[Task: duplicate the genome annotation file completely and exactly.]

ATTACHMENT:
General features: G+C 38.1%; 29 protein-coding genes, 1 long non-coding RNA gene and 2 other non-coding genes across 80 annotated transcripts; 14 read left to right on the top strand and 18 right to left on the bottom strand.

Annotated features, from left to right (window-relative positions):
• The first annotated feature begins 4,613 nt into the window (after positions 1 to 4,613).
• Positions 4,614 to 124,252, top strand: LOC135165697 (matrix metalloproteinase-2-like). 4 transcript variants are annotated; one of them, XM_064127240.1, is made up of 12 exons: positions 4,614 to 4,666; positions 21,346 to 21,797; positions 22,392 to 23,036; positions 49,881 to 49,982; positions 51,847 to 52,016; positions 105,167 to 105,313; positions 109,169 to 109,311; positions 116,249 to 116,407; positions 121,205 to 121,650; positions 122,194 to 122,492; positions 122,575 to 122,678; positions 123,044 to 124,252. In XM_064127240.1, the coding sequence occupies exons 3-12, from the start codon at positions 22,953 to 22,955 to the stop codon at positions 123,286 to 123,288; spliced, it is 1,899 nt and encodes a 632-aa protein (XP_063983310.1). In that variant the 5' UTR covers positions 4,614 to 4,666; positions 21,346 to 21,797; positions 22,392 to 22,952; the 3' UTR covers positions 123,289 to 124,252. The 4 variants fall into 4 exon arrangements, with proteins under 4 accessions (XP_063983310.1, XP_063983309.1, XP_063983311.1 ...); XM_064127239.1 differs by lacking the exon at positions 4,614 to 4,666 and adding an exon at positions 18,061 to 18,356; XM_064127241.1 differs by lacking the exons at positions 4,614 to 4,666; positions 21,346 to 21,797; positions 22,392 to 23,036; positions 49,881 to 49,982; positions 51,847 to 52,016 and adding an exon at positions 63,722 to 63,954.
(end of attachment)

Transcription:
General features: G+C 38.1%; 29 protein-coding genes, 1 long non-coding RNA gene and 2 other non-coding genes across 80 annotated transcripts; 14 read left to right on the top strand and 18 right to left on the bottom strand.

Annotated features, from left to right (window-relative positions):
• The first annotated feature begins 4,613 nt into the window (after positions 1 to 4,613).
• Positions 4,614 to 124,252, top strand: LOC135165697 (matrix metalloproteinase-2-like). 4 transcript variants are annotated; one of them, XM_064127240.1, is made up of 12 exons: positions 4,614 to 4,666; positions 21,346 to 21,797; positions 22,392 to 23,036; positions 49,881 to 49,982; positions 51,847 to 52,016; positions 105,167 to 105,313; positions 109,169 to 109,311; positions 116,249 to 116,407; positions 121,205 to 121,650; positions 122,194 to 122,492; positions 122,575 to 122,678; positions 123,044 to 124,252. In XM_064127240.1, the coding sequence occupies exons 3-12, from the start codon at positions 22,953 to 22,955 to the stop codon at positions 123,286 to 123,288; spliced, it is 1,899 nt and encodes a 632-aa protein (XP_063983310.1). In that variant the 5' UTR covers positions 4,614 to 4,666; positions 21,346 to 21,797; positions 22,392 to 22,952; the 3' UTR covers positions 123,289 to 124,252. The 4 variants fall into 4 exon arrangements, with proteins under 4 accessions (XP_063983310.1, XP_063983309.1, XP_063983311.1 ...); XM_064127239.1 differs by lacking the exon at positions 4,614 to 4,666 and adding an exon at positions 18,061 to 18,356; XM_064127241.1 differs by lacking the exons at positions 4,614 to 4,666; positions 21,346 to 21,797; positions 22,392 to 23,036; positions 49,881 to 49,982; positions 51,847 to 52,016 and adding an exon at positions 63,722 to 63,954.